There are tangible rewards from trying to maximize readability and please note that by now the concept of readability is charged with more meaning than just its literal interpretation.

It's not as easy as following any particular list of rules that dictate how you write your code, at least where it really matters. Instead, it's more of a creative process. One that demands a lot from you and differs from situation to situation.

It's not easy initially, naming for example is one of the hardest things we do after all so it might feel like you're bashing your head against a brick wall, pointlessly. You'll also find that the struggle is constant, there is always something we can do to improve readability.

If you keep at it though, you'll notice the rewards scale exponentially. Your efficiency at creating readable code grows over time which means the base quality of the code you write will naturally grow. This in turn will ensure the codebase also gets better over time, not only because of the new code you add but also by the refactoring you do, which also gets easier over time. You'll also have a keener sense for code smells when reviewing pull requests because the lack of readability exposes them even more.

Finally, one not so readily apparent benefit is the documentation you now have baked-in into your code. All the time you spent making it readable pays off in spades for newcomers to the project, or developers touching a particular part of the codebase for the first time, because it's all pretty much self-evident and in no need of supporting documentation.

The ruthless pursuit of qualityThe ruthless pursuit of quality

And then someday it feels like a switch was flipped. You now feel that you can manage tasks of a complexity that previously scared you to death.

My whole point here is that you shouldn't dismiss practising a skill just because it's impossible to get perfect at it. Embrace the journey, reap the rewards of your newly found skills, and most importantly, have fun while you're at it.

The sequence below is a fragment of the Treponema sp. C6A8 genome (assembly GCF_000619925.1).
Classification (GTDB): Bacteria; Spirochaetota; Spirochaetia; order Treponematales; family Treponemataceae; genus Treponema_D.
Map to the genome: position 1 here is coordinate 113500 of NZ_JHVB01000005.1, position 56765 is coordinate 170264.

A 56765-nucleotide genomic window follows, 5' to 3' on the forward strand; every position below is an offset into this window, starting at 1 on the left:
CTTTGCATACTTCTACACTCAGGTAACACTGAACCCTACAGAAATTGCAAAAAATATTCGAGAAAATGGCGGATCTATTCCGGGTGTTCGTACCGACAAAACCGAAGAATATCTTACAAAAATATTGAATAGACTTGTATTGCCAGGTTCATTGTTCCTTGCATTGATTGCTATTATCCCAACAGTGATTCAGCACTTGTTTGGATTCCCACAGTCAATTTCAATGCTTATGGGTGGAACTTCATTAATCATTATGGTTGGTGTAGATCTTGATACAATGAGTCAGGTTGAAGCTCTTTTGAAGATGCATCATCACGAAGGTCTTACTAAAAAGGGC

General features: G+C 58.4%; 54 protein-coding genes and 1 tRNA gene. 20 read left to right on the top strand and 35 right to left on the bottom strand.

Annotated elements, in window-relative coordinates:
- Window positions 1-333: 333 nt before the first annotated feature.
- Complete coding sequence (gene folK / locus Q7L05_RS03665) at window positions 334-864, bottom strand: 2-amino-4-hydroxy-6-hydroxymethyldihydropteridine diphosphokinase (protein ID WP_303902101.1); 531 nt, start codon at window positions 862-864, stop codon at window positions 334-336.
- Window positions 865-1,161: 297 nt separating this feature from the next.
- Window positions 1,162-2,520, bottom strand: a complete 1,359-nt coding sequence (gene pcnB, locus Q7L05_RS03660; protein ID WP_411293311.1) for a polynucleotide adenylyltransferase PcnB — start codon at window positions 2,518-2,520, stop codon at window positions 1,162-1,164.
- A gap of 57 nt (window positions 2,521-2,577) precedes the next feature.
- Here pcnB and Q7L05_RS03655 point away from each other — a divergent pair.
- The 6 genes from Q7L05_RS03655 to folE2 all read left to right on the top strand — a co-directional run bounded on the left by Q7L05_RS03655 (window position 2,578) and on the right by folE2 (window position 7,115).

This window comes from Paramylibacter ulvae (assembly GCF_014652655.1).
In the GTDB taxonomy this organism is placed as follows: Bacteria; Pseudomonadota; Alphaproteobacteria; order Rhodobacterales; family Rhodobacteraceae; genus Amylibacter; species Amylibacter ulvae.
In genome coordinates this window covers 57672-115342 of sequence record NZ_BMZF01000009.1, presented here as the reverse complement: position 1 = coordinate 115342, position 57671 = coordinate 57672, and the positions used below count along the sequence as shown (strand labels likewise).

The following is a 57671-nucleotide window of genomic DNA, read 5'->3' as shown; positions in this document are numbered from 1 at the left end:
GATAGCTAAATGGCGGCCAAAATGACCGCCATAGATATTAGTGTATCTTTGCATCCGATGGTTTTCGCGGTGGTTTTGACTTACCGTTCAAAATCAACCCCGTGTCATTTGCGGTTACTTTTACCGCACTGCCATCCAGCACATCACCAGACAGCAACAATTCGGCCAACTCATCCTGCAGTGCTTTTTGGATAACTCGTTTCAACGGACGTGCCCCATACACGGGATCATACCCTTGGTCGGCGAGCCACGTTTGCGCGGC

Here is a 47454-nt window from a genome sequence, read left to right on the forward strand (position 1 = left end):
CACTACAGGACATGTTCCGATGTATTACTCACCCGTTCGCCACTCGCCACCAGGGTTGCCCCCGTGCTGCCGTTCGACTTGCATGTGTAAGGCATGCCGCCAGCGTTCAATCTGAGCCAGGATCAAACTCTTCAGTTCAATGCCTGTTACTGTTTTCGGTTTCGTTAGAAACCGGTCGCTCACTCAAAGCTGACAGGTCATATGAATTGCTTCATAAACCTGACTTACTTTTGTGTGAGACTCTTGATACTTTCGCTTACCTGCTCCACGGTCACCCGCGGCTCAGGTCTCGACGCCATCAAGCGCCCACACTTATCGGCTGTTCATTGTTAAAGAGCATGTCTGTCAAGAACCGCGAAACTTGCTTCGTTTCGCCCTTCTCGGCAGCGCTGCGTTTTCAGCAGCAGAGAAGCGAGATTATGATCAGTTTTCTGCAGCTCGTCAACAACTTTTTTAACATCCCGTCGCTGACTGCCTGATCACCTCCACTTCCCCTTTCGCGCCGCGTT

Have you heard of the broken windows theory? Picture a building that has just finished construction, in its most pristine condition possible. When people pass by it they see it as a monument to progress, a world of possibilities waiting to happen inside. Some even might take it as part of their responsibility to make sure it stays that way.

With the passing of time things will start to degrade. The paint starts to fade, cracks start to show and trash begins to accumulate in the vicinity. Soon, there's a broken window and the whole charm of the building is dispelled. Now no one really notices if more windows appear broken and they somehow start to multiply.

broken windows analogy - photo by Matt ArtzPhoto by Matt Artz

Not long after people are purposely degrading the building through graffiti or other types of mischief. What began as simple acts of negligence paired with the natural degradation of things led to active and conscious disregard towards the integrity of that building.

This is what the theory affirms, that smalls actions of negligence promote further, worse actions of negligence. The solution to this problem is to tackle it at its roots and as soon as the first signs of trouble begin to emerge. We can stop that vicious cycle from getting out of hand by simply taking the most basic preventive measures such as repainting the building on a regular basis. When the problems present themselves we should do everything to fix them there and then. If we see a piece of trash where it shouldn't be we can simply pick it up. If there's a crack on the walls we can call the right people to fix that specific issue. There's always something we can do and if we truly give ourselves to that mentality there is simply no space for negligence to exist.